Government figures show that more than half of people who appealed were successful at tribunal.

Appeals can lead to:

  • your award increasing
  • your award staying the same or
  • you losing an award

A benefits adviser can let you know if you have a strong case to appeal the decision.

Find an adviser (Turn2us)

Tribunal appeal

If you disagree with the DWP decision after a mandatory reconsideration, you can appeal to an independent panel called a tribunal. This is also known as a first-tier tribunal.

In-person hearings happen in a court. Contact the tribunal if you need to make sure the hearing is accessible to you. For example:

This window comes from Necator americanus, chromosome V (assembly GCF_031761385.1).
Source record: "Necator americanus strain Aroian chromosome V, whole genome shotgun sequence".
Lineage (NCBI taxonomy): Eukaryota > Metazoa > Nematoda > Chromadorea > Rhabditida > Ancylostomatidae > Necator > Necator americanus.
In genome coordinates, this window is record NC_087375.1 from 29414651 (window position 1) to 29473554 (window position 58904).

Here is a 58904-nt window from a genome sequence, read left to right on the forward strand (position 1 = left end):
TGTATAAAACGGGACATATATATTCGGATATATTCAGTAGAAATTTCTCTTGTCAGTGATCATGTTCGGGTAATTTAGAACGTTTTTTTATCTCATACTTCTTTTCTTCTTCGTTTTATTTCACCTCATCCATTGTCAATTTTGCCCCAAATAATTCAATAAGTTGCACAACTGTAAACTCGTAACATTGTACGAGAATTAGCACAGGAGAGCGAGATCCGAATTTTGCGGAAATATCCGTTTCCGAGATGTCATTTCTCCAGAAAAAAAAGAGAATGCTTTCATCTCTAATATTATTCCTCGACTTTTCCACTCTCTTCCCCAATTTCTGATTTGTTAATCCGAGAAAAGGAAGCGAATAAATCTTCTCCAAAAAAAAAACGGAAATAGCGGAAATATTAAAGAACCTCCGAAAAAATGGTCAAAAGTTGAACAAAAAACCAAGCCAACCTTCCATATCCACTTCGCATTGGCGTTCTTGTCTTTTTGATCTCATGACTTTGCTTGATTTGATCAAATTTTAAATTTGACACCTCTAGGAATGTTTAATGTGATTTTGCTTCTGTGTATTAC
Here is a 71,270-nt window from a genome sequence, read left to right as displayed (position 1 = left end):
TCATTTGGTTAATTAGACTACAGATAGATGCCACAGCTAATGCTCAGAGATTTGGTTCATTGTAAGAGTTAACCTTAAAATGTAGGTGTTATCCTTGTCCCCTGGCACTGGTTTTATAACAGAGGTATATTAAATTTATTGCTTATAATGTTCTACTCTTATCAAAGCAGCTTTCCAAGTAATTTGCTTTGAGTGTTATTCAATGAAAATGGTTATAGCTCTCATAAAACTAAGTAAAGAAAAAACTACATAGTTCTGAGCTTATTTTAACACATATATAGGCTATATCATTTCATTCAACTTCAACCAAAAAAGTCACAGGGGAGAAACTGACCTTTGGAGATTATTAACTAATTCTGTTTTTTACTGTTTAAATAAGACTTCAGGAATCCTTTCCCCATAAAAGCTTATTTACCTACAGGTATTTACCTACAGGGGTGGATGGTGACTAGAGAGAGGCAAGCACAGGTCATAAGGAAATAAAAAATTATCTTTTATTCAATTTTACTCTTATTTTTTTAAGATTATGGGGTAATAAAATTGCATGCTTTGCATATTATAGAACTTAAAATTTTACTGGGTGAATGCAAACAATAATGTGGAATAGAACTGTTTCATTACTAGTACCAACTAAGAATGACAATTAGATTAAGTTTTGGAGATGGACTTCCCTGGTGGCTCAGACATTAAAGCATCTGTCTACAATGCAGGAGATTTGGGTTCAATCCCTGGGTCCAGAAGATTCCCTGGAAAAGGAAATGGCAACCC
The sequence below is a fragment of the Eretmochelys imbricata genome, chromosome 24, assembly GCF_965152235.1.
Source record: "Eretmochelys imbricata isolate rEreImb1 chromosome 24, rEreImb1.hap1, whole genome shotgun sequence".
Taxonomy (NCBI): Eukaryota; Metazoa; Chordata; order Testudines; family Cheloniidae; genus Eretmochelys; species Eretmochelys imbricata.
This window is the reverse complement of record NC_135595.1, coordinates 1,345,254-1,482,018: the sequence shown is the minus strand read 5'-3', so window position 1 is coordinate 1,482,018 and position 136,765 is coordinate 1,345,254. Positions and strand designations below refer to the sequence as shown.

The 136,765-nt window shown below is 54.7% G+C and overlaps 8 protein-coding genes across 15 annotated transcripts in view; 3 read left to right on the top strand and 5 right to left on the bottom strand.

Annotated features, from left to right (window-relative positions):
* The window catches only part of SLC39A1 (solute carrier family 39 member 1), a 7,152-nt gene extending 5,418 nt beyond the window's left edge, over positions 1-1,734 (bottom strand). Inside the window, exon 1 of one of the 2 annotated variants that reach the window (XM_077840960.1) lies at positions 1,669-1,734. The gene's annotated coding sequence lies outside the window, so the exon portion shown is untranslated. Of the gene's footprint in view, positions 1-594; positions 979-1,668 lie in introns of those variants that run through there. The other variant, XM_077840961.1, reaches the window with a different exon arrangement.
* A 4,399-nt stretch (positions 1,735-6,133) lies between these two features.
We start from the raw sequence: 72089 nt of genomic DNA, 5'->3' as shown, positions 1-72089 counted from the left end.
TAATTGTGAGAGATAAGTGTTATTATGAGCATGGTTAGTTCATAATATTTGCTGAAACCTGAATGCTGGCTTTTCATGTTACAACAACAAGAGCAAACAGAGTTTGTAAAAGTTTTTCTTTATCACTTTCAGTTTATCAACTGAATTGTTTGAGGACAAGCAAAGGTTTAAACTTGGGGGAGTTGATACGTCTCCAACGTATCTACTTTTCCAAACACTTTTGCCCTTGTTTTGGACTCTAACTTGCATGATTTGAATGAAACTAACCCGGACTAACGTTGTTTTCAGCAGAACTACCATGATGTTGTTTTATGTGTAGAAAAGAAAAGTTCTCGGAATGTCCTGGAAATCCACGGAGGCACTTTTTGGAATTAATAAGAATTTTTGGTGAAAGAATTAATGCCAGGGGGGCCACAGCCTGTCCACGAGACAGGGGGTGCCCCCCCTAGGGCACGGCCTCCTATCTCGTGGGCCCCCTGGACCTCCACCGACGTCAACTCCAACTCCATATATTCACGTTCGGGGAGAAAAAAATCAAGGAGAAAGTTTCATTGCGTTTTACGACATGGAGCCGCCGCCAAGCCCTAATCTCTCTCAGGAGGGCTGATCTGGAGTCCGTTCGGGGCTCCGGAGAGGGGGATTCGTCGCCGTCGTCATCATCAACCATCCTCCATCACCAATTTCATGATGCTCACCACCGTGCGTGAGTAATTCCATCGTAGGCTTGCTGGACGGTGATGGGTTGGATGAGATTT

• level access
  • using your mobility aid

Ask if you need a remote hearing.

A judge chairs the tribunal. If the tribunal is about disability, the other people on the tribunal will usually include:

  • a doctor
  • someone who works with disabled people, like a social worker

The people on the tribunal do not work for DWP.

Wait times are usually between 6 and 12 months.

Apply to a tribunal (Citizens Advice)

An appeal can be complicated and challenging, so ask for emotional or practical help from relatives, friends, a support worker or health professional.

There may be a local organisation that can provide in-person advice or support at the tribunal.

Find an adviser (Advicelocal)

You do not have to have an adviser at the tribunal. You can represent yourself.

Representing yourself in court

A benefit expert could help